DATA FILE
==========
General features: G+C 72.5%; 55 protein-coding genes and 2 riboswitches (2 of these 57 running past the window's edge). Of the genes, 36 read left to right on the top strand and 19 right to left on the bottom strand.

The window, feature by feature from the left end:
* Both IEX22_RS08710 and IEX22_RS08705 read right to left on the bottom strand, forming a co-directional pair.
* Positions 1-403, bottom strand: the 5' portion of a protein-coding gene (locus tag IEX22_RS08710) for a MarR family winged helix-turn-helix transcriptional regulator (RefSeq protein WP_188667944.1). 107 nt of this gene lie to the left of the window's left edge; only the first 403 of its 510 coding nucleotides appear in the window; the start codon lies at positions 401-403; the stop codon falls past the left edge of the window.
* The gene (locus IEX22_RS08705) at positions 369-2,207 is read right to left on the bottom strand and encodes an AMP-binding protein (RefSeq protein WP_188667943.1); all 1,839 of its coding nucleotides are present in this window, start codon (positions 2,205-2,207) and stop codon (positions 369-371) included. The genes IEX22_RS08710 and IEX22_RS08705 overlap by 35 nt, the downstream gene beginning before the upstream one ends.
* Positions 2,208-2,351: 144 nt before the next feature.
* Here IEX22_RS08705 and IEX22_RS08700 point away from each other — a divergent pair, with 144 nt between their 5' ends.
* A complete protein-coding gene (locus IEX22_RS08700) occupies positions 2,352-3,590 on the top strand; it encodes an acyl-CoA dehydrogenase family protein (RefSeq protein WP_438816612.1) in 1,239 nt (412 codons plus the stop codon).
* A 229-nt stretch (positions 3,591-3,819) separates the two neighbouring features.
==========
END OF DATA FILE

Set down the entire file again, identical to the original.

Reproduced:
General features: G+C 72.5%; 55 protein-coding genes and 2 riboswitches (2 of these 57 running past the window's edge). Of the genes, 36 read left to right on the top strand and 19 right to left on the bottom strand.

The window, feature by feature from the left end:
* Both IEX22_RS08710 and IEX22_RS08705 read right to left on the bottom strand, forming a co-directional pair.
* Positions 1-403, bottom strand: the 5' portion of a protein-coding gene (locus tag IEX22_RS08710) for a MarR family winged helix-turn-helix transcriptional regulator (RefSeq protein WP_188667944.1). 107 nt of this gene lie to the left of the window's left edge; only the first 403 of its 510 coding nucleotides appear in the window; the start codon lies at positions 401-403; the stop codon falls past the left edge of the window.
* The gene (locus IEX22_RS08705) at positions 369-2,207 is read right to left on the bottom strand and encodes an AMP-binding protein (RefSeq protein WP_188667943.1); all 1,839 of its coding nucleotides are present in this window, start codon (positions 2,205-2,207) and stop codon (positions 369-371) included. The genes IEX22_RS08710 and IEX22_RS08705 overlap by 35 nt, the downstream gene beginning before the upstream one ends.
* Positions 2,208-2,351: 144 nt before the next feature.
* Here IEX22_RS08705 and IEX22_RS08700 point away from each other — a divergent pair, with 144 nt between their 5' ends.
* A complete protein-coding gene (locus IEX22_RS08700) occupies positions 2,352-3,590 on the top strand; it encodes an acyl-CoA dehydrogenase family protein (RefSeq protein WP_438816612.1) in 1,239 nt (412 codons plus the stop codon).
* A 229-nt stretch (positions 3,591-3,819) separates the two neighbouring features.